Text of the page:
Kenyans vote on 9 August 2022 to pick a new president, lawmakers and county officials.
Voters have recently faced a wave of political opinion polls, nearly all indicating a close presidential race between deputy president William Ruto and former prime minister Raila Odinga.
Some have shown Odinga leading; others have Ruto ahead. And the two have bickered over the polls’ results.
On 12 July, Ruto accused Odinga of manipulating opinion polls. Odinga countered that he was more popular than Ruto.
Other candidates have criticised the polls as being compromised, with some politicians going on to share what they claim are the “real” polls.
Political parties and candidates use opinion polls to gauge their popularity. Some parties have also used them to decide who they nominate.
But the value of opinion polling is much debated in Kenya.
Following the violent aftermath of elections in 2007, an independent review said some voters claimed that opinion polls “were manufactured by partisan pollsters” to sway how they voted. It added that many Kenyans perceived the election as rigged because their preferred presidential candidate did not win, despite opinion polls predicting victory.
In 2012, a law to govern electoral opinion polls was passed.
A 2014 study by three Kenyan academics on the law’s impact found politicians felt opinion polls “were flawed, manipulative and biased exercises – even publicity stunts” if the data did not back their views.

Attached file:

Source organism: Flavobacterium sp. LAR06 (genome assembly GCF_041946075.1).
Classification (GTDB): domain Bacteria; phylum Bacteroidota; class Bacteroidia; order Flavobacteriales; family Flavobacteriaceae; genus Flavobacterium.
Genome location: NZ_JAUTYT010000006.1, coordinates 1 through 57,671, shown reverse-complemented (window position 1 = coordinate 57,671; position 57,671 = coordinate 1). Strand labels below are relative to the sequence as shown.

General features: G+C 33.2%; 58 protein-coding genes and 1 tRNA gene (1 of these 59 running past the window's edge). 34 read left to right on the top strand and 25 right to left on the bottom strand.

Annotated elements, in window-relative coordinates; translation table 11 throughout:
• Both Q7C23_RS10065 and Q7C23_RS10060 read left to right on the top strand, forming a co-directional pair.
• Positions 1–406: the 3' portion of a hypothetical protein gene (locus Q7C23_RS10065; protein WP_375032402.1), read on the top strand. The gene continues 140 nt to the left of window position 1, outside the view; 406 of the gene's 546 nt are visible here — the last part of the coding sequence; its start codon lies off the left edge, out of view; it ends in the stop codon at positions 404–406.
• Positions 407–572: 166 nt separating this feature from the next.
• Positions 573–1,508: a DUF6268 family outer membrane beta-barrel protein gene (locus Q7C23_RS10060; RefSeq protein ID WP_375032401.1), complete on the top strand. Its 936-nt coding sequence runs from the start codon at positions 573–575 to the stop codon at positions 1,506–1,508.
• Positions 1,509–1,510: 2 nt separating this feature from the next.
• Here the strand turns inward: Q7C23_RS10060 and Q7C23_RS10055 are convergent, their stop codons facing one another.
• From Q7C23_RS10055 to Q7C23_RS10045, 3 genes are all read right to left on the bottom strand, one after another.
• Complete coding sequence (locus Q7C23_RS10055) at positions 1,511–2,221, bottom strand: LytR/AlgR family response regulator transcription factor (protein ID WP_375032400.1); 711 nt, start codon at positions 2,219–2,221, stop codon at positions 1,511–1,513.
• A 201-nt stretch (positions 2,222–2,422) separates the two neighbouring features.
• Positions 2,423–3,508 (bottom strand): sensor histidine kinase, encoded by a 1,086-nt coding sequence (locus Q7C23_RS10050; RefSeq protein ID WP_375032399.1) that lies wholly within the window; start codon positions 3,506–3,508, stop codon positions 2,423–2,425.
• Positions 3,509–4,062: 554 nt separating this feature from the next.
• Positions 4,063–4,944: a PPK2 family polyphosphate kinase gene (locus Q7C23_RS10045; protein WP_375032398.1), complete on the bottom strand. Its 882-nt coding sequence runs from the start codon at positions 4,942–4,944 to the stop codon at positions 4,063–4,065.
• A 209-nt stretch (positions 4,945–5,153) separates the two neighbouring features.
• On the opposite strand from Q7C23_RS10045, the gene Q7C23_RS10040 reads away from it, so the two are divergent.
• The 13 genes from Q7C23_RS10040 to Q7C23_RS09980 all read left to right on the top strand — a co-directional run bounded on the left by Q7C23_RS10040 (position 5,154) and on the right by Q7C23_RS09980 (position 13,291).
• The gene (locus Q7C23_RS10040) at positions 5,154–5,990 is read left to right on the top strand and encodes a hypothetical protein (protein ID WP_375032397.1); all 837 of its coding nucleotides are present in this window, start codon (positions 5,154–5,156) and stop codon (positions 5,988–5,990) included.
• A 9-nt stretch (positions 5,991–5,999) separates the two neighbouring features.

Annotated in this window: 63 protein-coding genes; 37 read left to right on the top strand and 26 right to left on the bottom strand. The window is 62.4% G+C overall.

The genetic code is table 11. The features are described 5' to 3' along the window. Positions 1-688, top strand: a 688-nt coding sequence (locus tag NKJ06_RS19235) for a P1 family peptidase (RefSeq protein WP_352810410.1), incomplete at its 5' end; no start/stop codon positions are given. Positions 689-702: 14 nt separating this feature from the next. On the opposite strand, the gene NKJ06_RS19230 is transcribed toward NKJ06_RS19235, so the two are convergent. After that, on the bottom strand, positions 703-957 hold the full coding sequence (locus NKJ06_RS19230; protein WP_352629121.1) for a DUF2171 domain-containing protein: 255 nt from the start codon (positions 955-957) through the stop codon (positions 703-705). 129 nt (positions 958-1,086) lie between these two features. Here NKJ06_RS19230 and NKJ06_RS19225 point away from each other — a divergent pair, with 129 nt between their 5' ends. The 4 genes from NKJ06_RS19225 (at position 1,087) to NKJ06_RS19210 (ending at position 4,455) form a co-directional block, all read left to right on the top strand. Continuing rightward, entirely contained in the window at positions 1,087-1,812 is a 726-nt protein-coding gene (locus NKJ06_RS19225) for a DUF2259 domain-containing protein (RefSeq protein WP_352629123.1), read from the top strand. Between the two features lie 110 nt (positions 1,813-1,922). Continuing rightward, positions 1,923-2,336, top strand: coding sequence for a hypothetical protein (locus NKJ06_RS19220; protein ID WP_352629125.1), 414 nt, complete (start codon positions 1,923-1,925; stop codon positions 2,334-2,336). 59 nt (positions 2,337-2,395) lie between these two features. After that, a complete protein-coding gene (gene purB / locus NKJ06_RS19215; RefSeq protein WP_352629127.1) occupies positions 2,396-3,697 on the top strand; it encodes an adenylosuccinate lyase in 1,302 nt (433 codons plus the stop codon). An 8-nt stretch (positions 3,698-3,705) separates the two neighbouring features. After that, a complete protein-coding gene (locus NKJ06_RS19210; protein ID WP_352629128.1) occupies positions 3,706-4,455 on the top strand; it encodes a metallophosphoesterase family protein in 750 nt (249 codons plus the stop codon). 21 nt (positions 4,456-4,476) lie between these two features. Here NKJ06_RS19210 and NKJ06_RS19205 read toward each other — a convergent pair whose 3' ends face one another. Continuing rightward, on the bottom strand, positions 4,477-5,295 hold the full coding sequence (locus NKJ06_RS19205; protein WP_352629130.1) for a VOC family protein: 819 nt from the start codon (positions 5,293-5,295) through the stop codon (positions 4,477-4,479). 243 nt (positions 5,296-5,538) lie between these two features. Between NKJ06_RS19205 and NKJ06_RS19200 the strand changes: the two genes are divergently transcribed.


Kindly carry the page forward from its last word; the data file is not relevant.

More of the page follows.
The law requires that for every opinion poll published up to a year before an election, pollsters must “together with the results” include information such as who conducted it, how it was done, who and what was asked and the educational level of the participants.
It also bans the publication of poll results less than five days to an election or on voting day. Penalties include a fine of up to KSh1 million (roughly US$10,000) or a year in prison.
What did pollsters find in 2007, 2013 and 2017?
The 2014 study found that polls in 2007 showed Odinga leading then president Mwai Kibaki. But Kibaki was controversially declared the winner, triggering widespread political violence.
In 2013, Odinga again polled ahead of Uhuru Kenyatta, the president he is now looking to succeed. Opinion polls suggested no candidate could get the 50% plus one of valid votes needed to win outright and avoid a run-off.
Kenyatta was declared the winner in the first round. Odinga went to court, but conceded after his petition was dismissed.
Ahead of 2017 elections, pollsters were split. Infotrak, a leading pollster in Kenya, gave Odinga a slight lead of 47% against 46% for Kenyatta, a statistical tie. Another prominent pollster, Ipsos, gave Kenyatta the lead with 47% to Odinga’s 43%, predicting “a first round victory” for Kenyatta “if the turnout [was] right”.
The country’s electoral commission declared Kenyatta the winner, with 54.2% of the vote against 44.7% for Odinga. Odinga returned to court. The supreme court nullified the election citing widespread “irregularities and illegalities”. Odinga lost the re-run.
“Of course, given the disputed nature of the official results in all three of these elections, it is impossible to know which survey firm’s results were closer to ‘the truth’,” Dr Tom Wolf, an independent research analyst, wrote in a May 2022 article, part of a series he is producing for the Elephant publication.